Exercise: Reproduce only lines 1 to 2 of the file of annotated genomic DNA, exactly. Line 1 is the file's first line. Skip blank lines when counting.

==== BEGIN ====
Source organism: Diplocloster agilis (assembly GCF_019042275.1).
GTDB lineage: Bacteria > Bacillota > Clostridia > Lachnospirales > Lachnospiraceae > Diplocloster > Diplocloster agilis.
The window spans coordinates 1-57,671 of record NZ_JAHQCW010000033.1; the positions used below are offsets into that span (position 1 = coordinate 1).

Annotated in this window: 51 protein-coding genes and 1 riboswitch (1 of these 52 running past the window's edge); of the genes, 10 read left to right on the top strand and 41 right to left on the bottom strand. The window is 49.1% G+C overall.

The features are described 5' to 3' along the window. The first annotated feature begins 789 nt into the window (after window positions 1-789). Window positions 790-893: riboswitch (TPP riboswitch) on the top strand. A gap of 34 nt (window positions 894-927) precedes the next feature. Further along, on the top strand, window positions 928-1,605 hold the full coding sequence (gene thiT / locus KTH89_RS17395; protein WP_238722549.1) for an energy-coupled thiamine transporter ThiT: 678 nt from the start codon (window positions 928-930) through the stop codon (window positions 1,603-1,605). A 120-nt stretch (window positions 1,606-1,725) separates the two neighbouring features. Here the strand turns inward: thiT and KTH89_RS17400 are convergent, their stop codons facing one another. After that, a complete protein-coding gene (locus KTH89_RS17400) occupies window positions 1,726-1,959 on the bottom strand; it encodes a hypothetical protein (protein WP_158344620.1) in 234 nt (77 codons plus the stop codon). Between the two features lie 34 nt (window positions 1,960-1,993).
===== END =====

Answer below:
Source organism: Diplocloster agilis (assembly GCF_019042275.1).
GTDB lineage: Bacteria > Bacillota > Clostridia > Lachnospirales > Lachnospiraceae > Diplocloster > Diplocloster agilis.